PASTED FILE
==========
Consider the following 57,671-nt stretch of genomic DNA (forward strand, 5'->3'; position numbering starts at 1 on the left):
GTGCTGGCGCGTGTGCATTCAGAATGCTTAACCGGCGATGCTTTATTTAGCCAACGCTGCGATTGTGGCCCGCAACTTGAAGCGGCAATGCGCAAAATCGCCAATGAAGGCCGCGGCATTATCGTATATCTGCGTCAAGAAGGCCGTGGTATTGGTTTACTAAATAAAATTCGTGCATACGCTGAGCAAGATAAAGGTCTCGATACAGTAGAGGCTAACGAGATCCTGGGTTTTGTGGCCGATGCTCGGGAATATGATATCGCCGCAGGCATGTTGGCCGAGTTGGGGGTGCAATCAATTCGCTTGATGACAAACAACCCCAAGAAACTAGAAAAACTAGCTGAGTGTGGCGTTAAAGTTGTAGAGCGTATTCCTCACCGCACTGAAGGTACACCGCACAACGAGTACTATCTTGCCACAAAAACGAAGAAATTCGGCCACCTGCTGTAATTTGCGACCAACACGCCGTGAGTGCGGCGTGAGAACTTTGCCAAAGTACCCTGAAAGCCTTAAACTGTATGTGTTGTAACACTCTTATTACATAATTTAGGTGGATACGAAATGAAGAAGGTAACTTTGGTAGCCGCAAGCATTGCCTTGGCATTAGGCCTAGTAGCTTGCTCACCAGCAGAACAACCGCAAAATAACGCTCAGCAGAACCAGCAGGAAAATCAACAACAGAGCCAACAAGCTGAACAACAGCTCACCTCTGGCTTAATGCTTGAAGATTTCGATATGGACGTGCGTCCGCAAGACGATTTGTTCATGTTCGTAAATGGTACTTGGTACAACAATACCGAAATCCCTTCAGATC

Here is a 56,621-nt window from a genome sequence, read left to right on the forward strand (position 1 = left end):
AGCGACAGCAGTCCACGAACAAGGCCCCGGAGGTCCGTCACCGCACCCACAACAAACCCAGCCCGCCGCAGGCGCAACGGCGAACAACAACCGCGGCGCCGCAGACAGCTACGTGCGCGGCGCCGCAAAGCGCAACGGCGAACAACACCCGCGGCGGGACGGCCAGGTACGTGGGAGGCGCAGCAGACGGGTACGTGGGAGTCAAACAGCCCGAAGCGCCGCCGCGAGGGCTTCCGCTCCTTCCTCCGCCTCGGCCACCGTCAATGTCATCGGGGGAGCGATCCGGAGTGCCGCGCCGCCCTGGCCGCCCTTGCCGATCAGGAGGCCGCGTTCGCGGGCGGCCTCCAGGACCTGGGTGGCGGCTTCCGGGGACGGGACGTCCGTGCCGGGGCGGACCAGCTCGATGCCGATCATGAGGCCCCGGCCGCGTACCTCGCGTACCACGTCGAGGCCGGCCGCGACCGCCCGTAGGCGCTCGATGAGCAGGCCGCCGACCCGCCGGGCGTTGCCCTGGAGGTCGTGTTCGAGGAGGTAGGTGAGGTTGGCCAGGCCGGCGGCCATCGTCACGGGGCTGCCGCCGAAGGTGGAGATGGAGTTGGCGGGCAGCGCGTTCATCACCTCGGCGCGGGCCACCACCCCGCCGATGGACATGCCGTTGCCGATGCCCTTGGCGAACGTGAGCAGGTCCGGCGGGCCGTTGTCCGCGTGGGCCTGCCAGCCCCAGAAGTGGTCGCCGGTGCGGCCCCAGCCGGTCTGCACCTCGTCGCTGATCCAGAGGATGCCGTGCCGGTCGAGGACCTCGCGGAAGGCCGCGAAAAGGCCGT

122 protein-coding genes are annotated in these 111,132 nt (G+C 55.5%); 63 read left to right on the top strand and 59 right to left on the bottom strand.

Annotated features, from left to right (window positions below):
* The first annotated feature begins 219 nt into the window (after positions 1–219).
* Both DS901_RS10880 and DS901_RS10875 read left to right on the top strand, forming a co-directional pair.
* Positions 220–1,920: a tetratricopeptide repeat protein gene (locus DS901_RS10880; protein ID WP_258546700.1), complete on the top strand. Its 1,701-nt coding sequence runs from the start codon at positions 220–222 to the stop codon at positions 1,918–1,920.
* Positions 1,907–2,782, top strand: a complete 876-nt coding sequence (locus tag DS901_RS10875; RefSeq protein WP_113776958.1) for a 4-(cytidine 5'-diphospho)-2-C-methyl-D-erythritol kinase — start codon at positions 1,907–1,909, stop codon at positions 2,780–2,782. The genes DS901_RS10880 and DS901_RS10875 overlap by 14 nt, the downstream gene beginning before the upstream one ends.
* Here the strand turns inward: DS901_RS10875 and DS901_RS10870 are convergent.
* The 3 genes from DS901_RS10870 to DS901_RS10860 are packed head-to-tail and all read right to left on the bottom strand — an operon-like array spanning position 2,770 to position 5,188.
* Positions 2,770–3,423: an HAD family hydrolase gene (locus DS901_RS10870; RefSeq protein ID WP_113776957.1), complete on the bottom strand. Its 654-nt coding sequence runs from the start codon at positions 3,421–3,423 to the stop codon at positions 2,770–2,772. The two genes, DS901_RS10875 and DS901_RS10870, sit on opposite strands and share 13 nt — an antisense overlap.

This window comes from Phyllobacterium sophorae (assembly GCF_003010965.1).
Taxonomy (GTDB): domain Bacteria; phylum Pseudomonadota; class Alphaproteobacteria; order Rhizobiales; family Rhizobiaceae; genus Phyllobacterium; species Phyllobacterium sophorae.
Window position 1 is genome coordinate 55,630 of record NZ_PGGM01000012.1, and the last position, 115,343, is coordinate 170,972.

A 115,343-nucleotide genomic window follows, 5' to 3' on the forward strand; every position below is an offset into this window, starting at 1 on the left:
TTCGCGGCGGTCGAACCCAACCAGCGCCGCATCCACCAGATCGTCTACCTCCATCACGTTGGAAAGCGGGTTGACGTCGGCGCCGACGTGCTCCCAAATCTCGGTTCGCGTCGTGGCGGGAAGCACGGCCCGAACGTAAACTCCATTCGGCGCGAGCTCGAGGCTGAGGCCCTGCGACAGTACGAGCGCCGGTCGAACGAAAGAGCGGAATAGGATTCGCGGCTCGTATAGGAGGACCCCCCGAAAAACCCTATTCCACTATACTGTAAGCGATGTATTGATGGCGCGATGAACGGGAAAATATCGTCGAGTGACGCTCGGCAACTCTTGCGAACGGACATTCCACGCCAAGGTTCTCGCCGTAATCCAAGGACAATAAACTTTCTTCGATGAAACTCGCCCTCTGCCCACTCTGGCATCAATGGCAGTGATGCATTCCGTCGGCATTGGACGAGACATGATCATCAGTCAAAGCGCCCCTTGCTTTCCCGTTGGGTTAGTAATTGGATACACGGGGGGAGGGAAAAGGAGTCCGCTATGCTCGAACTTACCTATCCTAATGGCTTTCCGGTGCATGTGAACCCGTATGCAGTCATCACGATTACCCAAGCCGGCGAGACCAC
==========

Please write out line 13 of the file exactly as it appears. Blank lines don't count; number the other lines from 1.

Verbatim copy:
* Positions 2,770–3,423: an HAD family hydrolase gene (locus DS901_RS10870; RefSeq protein ID WP_113776957.1), complete on the bottom strand. Its 654-nt coding sequence runs from the start codon at positions 3,421–3,423 to the stop codon at positions 2,770–2,772. The two genes, DS901_RS10875 and DS901_RS10870, sit on opposite strands and share 13 nt — an antisense overlap.